WHILE the transition from ice to bench is rarely never going to be an easy one, Sheffield Steelers’ assistant coach Darrell Hay admits he is revelling in his new role.
A leading member of last season’s Championship-winning line-up for Steelers, defenceman Hay was all set to return for a second season on the blue line in South Yorkshire when incoming head coach offered him the chance to come back as his No 2.
The prospect of moving into coaching is something that had long appealed to Hay, a round nine draft pick for the Vancouver Canucks back in 1999 and a veteran of 100-plus AHL games, although he probably wasn’t expecting an opportunity to present itself so soon.
Registered as a player for the 2015-16 campaign, Hay will be called into action by Thompson as and when required but, for the moment, he is happy soaking up as much information from his boss as possible.
“I think I’ve learnt more in the last 25 days than I’ve learnt in 15 years of playing,” said 35-year-old Hay.
“Paul is just a wealth of knowledge and the guys have been very receptive to me being back there and listening to things I have to say and I’m just trying to do what Paul says - create good habits, do things the right way and get rewards for that.
“Sometimes it can be good to hear things from a different voice.”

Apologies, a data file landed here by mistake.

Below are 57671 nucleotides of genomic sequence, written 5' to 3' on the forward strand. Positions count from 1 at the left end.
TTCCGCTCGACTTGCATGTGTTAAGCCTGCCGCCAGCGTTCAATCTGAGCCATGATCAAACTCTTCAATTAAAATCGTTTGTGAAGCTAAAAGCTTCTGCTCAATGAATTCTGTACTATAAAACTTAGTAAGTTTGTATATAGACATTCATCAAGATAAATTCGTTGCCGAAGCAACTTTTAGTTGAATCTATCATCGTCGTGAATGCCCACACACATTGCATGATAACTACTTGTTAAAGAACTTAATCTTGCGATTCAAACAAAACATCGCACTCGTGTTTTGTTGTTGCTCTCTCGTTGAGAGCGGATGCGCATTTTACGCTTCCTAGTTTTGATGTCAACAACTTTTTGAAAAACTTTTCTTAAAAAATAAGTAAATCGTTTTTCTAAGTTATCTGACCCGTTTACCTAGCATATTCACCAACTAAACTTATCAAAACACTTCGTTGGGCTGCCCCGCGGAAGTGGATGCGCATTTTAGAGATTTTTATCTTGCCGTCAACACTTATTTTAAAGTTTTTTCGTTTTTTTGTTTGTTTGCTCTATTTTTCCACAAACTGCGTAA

“It is strange being on the bench at times and I get a little nervous back there, but it’s the same as playing - you get excited and you get involved in the game and you get a feel for what is going on.
“I think the hardest part for me is between the pre-game skate and the game itself. We’ve done all our prep work during the week, we’ve delivered our message to the group and you’re left wondering what to do for the next few hours.”
Like all involved at Steelers, Hay will have emerged from the club’s debut Champions Hockey League better for the experience, with Thompson’s knowledge of European hockey – he spent two years coaching in Sweden and Denmark – proving invaluable.
And Hay, who has also played in Italy, Japan, Norway and the Czech Republic during a 19-year playing career, believes he is learning from one of the best.
“I’m just trying to learn the trade, learn the craft and I kind of feel like an intern right now and I’m getting taught and putting in long hours,” he said.
“I’m lucky that I get to do something I really love and be around a guy like Paul who has a wealth of knowledge and who is willing to teach me.”
“I love learning from Paul and basically be a sponge around him. This is a guy who has coached in so many different places, he has led his country’s national team and that shows the resume he has and the trust that people have in him.
“It’s a real treat to be around him.”